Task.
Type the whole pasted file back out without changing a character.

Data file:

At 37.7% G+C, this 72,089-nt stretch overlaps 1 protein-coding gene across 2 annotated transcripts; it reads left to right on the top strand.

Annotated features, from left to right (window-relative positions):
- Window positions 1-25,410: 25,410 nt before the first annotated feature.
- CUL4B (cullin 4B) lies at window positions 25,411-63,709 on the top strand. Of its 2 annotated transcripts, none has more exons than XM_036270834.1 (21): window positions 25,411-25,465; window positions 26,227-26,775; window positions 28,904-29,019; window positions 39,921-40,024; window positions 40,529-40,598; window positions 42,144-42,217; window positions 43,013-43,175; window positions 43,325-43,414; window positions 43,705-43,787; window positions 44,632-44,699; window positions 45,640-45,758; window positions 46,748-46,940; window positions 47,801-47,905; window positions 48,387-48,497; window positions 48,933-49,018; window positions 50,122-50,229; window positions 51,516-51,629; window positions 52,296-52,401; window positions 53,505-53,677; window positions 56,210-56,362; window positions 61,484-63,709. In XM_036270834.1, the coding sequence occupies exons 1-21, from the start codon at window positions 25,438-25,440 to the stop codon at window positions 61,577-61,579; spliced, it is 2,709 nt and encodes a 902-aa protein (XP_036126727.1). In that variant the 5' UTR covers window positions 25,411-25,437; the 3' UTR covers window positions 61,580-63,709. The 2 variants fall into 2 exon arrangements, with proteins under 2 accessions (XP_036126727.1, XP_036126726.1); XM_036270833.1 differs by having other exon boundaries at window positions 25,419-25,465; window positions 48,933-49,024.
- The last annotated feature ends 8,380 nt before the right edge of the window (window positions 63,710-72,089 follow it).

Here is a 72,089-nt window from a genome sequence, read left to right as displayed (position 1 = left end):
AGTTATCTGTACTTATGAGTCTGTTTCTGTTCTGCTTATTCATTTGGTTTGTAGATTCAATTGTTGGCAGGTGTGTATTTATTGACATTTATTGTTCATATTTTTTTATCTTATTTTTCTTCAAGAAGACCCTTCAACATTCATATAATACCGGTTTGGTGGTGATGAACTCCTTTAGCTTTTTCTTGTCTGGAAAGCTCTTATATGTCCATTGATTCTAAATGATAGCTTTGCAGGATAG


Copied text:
At 37.7% G+C, this 72,089-nt stretch overlaps 1 protein-coding gene across 2 annotated transcripts; it reads left to right on the top strand.

Annotated features, from left to right (window-relative positions):
- Window positions 1-25,410: 25,410 nt before the first annotated feature.
- CUL4B (cullin 4B) lies at window positions 25,411-63,709 on the top strand. Of its 2 annotated transcripts, none has more exons than XM_036270834.1 (21): window positions 25,411-25,465; window positions 26,227-26,775; window positions 28,904-29,019; window positions 39,921-40,024; window positions 40,529-40,598; window positions 42,144-42,217; window positions 43,013-43,175; window positions 43,325-43,414; window positions 43,705-43,787; window positions 44,632-44,699; window positions 45,640-45,758; window positions 46,748-46,940; window positions 47,801-47,905; window positions 48,387-48,497; window positions 48,933-49,018; window positions 50,122-50,229; window positions 51,516-51,629; window positions 52,296-52,401; window positions 53,505-53,677; window positions 56,210-56,362; window positions 61,484-63,709. In XM_036270834.1, the coding sequence occupies exons 1-21, from the start codon at window positions 25,438-25,440 to the stop codon at window positions 61,577-61,579; spliced, it is 2,709 nt and encodes a 902-aa protein (XP_036126727.1). In that variant the 5' UTR covers window positions 25,411-25,437; the 3' UTR covers window positions 61,580-63,709. The 2 variants fall into 2 exon arrangements, with proteins under 2 accessions (XP_036126727.1, XP_036126726.1); XM_036270833.1 differs by having other exon boundaries at window positions 25,419-25,465; window positions 48,933-49,024.
- The last annotated feature ends 8,380 nt before the right edge of the window (window positions 63,710-72,089 follow it).

Here is a 72,089-nt window from a genome sequence, read left to right as displayed (position 1 = left end):
AGTTATCTGTACTTATGAGTCTGTTTCTGTTCTGCTTATTCATTTGGTTTGTAGATTCAATTGTTGGCAGGTGTGTATTTATTGACATTTATTGTTCATATTTTTTTATCTTATTTTTCTTCAAGAAGACCCTTCAACATTCATATAATACCGGTTTGGTGGTGATGAACTCCTTTAGCTTTTTCTTGTCTGGAAAGCTCTTATATGTCCATTGATTCTAAATGATAGCTTTGCAGGATAG